Rose has been away for over two weeks on leave in Kenya. First it was Easter and then her daughter was on break from boarding school. It was good for her to go and also good for us that she came back last night. While she was away, we were really busy keeping up with everything she does on top of everything we do, and during all that I had some time to think about our general situation with her (there was time for thinking, but not so much time for blogging!).
If you've been reading this blog since we started our African adventure you might remember that we were not initially comfortable having staff work for us in Kenya. We started off thinking we could do it all ourselves and tried to fight the pressure to employ Kenyans. That is, until reality turned out to be more difficult than we expected.
Because first of all, expats do provide a huge percentage of jobs in developing countries (at least in Kenyan and Tanzania...I am assuming other African countries as well), the absence of which would likely lead to a rise in a whole host of other social and economic problems. Second of all, the expectation that expats will employ local staff is actually fair, when you think about how much most expats benefit professionally and economically from working in a place like Nairobi or Dar AND how little employing domestic help costs. And third of all, it is harder to live in Africa than to live in the US and Europe. It just IS! Not bad or worse (necessarily)…definitely different…definitely harder in many ways (easier in other ways too). I have to boil water before I can hand-wash all of my dishes. Hanging up laundry to dry and taking it down again takes a long time for a family with kids (I know lots of people do this at home too). Cleaning the dirt and grime and African dust...not to mention the gecko poop!...is more labor intensive here than at home. I have to go to 3-5 different stores to get all of the ingredients I need to cook one basic dinner almost every day (because things go bad really quickly even in the working refrigerator). And of course we are also running around paying CASH for all of our bills and trying to acquire diesel and luku (electricity) and all of that. Plus, in Dar at least, it is bloody hot...and I have never met a teenage girl to recruit as a babysitter!
So having domestic staff of any kind definitely feels like a luxury sometimes, but it also definitely feels NECESSARY and PRACTICAL. And, as I think I’ve written about before, when you find the right help – a person, or people, who just fit well with your family and your needs – then it is golden.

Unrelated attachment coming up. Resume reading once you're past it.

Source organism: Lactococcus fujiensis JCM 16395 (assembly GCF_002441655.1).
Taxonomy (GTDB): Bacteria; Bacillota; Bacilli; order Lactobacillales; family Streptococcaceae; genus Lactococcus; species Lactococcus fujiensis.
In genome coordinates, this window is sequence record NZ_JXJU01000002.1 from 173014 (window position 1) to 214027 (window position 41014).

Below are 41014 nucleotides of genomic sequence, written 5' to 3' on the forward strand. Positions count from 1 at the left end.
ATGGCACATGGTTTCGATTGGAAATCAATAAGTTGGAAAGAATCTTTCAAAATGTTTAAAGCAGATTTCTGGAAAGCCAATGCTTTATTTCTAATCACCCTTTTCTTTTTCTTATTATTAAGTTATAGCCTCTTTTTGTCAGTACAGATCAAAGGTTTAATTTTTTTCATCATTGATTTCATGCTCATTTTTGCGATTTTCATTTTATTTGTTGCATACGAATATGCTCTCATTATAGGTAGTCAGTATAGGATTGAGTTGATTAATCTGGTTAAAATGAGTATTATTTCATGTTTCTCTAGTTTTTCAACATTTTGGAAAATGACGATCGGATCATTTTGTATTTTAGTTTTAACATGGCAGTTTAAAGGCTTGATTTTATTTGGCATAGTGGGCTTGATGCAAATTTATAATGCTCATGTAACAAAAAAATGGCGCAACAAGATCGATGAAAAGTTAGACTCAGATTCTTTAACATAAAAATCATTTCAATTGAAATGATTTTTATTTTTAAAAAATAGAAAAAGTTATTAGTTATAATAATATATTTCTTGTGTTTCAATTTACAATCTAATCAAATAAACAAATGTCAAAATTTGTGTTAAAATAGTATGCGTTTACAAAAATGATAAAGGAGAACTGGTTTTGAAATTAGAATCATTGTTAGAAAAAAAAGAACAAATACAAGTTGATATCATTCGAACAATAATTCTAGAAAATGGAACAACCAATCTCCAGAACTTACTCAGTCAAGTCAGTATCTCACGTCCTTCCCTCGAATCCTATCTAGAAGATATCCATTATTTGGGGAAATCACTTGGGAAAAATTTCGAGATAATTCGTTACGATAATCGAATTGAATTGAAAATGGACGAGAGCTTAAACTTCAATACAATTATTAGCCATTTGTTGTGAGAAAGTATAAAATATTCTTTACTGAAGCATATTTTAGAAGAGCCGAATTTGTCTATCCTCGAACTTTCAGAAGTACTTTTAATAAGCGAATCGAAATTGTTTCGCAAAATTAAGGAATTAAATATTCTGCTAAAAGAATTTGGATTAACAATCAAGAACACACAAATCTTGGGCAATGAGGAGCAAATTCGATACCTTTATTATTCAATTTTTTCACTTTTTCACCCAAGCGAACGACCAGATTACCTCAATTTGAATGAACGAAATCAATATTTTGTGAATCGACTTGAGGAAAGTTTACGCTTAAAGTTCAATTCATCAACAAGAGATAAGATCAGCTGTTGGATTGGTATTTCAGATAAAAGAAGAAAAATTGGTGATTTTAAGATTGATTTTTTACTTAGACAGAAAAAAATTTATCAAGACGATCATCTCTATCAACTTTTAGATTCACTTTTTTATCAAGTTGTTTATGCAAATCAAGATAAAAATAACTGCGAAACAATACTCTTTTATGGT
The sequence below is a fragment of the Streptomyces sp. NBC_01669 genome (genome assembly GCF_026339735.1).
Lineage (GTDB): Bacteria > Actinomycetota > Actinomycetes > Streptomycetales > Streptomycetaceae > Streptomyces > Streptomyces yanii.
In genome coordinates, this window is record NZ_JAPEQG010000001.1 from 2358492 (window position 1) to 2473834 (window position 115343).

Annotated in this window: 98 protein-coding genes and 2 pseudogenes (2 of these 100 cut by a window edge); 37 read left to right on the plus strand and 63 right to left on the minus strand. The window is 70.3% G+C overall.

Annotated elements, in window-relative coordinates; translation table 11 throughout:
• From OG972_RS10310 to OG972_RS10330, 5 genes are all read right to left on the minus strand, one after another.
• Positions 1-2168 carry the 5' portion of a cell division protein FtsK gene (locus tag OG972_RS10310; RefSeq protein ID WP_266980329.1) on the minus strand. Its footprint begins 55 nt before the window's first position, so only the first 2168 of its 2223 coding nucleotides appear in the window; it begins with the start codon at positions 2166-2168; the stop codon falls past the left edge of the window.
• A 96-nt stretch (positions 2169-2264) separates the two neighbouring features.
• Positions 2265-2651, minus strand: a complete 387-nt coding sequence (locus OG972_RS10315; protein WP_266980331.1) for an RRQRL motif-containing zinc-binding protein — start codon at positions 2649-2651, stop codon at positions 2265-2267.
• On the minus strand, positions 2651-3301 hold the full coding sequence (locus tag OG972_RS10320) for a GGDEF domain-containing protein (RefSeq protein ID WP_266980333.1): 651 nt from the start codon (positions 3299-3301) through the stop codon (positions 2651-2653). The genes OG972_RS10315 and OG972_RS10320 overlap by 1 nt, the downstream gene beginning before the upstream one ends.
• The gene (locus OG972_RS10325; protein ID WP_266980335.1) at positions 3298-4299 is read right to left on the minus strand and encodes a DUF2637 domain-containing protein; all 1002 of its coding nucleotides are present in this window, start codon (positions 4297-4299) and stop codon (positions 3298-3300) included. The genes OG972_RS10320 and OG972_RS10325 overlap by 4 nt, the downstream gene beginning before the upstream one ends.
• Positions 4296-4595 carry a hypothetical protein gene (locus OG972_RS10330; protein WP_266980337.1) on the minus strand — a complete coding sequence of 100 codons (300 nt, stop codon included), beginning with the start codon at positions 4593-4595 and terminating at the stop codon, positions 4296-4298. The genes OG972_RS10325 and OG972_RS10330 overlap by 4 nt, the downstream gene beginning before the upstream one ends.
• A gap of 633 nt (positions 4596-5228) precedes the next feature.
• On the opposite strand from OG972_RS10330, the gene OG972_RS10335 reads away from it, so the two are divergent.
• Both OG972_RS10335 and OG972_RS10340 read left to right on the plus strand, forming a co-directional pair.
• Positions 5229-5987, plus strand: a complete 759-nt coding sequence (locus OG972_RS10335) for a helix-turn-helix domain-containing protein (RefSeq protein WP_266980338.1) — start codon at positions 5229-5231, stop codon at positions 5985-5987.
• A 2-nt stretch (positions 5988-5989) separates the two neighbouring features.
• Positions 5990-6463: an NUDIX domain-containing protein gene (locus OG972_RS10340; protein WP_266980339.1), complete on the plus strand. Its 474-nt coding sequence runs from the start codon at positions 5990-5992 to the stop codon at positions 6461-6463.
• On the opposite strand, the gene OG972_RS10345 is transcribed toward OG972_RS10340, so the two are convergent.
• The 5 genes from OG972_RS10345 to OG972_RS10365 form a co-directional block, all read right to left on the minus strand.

The other side to having help is a little bit of guilt that I sometimes feel. Guilt that I should be the one scrubbing my floors and hanging up my laundry, since I am not working at any other paying job. Guilt that I would ever think it is “hard” to have staff (but I am in a management position over here!), which sometimes it is (although mucd less so with only one employee now), when I know most stay-at-home-moms where I come from don’t have additional help and do everything themselves. Guilt that maybe I have help because I couldn’t actually handle everything on my own in the first place.
So Rose’s absence the last two weeks was actually a good reminder for me. We did not wash the floors or clean the bathrooms as often as she normally does, but our house was mostly tidy and our laundry was washed and our dinner was made and we never ran out of luku and Grace did not watch more TV than we normally let her watch. We were exhausted, but we survived. Kristoffer helped a lot in the evenings and I did the best I could during the day to do household chores along with Noah’s nap schedule, Grace’s school schedule, and the normal errands. (I also applied for a job and had a first-stage interview…but that is a story for another blog altogether.) Exhausted. But we did it!
I realized that Rose doesn’t work for us because we can’t work for ourselves. We employ her to make our life here manageable and easier and more pleasant…and we appreciate her hard work so much for those reasons. This realization assuaged my guilt a bit. I also feel that because it is harder to live here, even though we know it is our choice, having help is just a really nice perk that we should enjoy as long as we can (you would too if it was as inexpensive to do so where you live!). I suspect in our future life in the US or Denmark we will have plenty of laundry and dishes and floors to wash all on our own. Right?
So. Grace and Noah had a very happy reunion with Rose today. Grace missed her and we made a calendar to count down the days until she came back. Rose brought them sweet little Nairobi presents and there was a lot of laughter in the house in the wee hours this morning. An outsider might have thought that Grace was the happiest person in our family to see Rose. But an insider will know that is not exactly true.